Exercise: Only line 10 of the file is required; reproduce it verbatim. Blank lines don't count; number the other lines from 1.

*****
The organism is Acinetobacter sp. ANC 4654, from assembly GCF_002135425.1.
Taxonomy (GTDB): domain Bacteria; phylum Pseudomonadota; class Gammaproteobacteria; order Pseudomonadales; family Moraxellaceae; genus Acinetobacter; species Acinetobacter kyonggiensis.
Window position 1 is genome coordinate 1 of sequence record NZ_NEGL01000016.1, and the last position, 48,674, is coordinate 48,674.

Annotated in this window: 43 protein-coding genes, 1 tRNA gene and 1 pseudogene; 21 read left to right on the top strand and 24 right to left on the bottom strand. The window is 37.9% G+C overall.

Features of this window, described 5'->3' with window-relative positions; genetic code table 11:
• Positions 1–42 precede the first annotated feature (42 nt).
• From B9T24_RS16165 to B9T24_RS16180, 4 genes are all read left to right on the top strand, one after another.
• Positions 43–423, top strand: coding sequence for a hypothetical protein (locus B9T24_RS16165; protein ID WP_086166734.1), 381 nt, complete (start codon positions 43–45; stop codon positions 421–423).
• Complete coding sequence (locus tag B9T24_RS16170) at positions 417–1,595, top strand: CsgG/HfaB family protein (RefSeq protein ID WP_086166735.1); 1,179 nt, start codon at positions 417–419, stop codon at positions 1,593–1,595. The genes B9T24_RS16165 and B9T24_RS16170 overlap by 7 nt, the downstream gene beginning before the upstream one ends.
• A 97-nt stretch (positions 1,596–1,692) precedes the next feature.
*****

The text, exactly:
• A 97-nt stretch (positions 1,596–1,692) precedes the next feature.